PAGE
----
Ginger Nolan: The Neocolonialism of the Global Village
University of Minnesota, 2018, Softcover, 80 pages, 18 × 12.5 cm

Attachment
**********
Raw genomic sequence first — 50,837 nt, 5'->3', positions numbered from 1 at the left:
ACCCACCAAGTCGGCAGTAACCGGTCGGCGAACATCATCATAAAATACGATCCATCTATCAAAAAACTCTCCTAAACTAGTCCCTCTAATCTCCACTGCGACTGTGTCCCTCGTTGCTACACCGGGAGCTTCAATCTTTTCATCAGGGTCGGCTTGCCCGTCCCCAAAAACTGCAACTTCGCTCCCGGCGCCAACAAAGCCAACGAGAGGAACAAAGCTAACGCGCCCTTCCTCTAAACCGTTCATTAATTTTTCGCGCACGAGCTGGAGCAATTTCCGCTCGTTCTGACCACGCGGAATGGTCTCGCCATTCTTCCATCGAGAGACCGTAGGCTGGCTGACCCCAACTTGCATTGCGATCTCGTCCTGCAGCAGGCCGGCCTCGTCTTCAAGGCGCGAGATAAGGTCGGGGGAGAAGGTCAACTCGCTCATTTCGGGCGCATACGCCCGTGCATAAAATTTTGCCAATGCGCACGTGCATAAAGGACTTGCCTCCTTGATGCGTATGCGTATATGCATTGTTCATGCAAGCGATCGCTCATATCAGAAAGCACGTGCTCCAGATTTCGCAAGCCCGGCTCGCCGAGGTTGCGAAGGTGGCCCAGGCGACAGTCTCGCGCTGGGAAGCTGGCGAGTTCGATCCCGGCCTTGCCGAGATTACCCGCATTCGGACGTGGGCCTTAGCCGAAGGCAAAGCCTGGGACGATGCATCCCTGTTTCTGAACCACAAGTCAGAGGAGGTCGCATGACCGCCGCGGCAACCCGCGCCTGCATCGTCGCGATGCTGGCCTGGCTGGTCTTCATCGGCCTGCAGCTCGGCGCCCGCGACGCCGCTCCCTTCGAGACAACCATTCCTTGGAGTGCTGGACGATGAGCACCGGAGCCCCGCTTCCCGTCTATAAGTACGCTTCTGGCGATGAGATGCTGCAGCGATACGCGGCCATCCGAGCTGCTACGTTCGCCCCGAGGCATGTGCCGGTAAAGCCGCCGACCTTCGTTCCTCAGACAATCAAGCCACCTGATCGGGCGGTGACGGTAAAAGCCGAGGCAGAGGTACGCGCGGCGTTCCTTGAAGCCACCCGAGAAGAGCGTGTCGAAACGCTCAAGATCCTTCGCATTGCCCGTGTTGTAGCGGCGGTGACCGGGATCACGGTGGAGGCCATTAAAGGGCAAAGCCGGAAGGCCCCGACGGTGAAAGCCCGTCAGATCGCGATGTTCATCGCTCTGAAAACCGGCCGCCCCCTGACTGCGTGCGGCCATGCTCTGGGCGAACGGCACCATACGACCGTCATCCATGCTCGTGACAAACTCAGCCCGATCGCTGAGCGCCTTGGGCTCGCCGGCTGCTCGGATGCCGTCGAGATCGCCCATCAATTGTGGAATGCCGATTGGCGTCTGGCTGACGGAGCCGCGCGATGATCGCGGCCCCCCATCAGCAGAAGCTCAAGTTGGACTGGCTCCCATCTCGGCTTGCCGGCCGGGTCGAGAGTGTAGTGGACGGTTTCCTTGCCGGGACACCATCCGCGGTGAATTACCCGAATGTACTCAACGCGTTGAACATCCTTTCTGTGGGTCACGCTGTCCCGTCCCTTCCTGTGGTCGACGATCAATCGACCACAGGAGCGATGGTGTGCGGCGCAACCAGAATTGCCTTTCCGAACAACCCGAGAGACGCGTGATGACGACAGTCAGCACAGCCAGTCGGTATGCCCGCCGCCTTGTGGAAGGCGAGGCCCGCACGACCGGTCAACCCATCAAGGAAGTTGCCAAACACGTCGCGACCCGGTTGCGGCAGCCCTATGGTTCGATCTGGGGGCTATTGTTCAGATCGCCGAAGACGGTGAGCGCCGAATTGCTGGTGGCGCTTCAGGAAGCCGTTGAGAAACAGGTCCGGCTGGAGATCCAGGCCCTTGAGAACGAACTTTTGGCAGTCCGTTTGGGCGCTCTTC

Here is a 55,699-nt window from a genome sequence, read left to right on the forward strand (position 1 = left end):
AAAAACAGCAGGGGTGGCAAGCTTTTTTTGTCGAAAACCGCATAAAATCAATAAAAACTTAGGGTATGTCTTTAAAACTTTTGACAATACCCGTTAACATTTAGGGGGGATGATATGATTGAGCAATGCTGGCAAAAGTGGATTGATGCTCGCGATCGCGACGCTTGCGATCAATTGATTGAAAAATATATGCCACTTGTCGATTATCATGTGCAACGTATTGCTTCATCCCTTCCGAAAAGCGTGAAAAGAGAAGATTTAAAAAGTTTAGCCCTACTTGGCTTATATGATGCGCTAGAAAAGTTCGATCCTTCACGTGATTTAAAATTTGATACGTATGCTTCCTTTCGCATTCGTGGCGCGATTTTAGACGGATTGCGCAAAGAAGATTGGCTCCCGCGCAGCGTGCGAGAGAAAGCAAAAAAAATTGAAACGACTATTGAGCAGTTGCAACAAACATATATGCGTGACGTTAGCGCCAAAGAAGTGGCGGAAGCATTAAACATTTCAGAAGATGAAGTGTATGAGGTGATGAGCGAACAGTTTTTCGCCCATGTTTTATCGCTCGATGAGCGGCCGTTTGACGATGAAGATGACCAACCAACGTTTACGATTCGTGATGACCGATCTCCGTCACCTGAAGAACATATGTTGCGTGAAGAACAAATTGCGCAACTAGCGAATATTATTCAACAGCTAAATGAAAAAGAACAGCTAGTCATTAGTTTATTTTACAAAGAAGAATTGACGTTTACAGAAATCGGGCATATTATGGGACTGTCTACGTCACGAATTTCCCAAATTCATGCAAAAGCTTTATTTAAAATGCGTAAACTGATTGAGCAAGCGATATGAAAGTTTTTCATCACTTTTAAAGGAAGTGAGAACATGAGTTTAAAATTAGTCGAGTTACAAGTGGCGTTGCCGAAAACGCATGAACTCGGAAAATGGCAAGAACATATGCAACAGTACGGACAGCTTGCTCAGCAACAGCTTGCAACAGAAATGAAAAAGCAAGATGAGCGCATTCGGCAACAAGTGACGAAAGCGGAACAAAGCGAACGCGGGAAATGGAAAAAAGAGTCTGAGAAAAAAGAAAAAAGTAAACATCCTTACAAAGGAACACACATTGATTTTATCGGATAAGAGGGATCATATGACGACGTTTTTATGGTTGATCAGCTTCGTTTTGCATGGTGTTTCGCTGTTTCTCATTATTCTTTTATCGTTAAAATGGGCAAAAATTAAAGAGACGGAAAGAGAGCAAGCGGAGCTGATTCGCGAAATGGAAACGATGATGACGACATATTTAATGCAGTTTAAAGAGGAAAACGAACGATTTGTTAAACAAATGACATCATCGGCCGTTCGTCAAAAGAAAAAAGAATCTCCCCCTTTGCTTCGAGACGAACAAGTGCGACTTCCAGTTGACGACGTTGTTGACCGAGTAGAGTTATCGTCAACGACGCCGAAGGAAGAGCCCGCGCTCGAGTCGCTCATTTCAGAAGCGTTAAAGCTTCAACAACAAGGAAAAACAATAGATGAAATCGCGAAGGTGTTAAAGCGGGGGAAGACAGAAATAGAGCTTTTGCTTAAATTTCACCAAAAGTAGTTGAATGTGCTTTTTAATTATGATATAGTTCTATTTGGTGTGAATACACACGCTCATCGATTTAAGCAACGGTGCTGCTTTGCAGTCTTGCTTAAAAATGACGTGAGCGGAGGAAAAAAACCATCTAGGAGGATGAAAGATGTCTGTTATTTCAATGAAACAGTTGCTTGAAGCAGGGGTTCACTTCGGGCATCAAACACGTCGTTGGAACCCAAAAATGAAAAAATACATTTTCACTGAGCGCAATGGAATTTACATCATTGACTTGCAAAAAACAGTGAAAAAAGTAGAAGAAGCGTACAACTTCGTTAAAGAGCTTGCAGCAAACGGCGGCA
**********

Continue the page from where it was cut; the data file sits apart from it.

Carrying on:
The term “global village”—coined in the 1960s by Marshall McLuhan—has persisted into the twenty-first century as a key trope of techno-humanitarian discourse, casting economic and technical transformations in a utopian light. Against that tendency, this book excavates the violent history, originating with techniques of colonial rule in Africa, that gave rise to the concept of the global village. To some extent, we are all global villagers, but given the imbalances of semiotic power, some belong more thoroughly than others. Reassessing McLuhan’s media theories in light of their entanglement with colonial and neocolonial techniques, Nolan implicates various arch-paradigms of power (including “terra-power”) in the larger prerogative of managing human populations.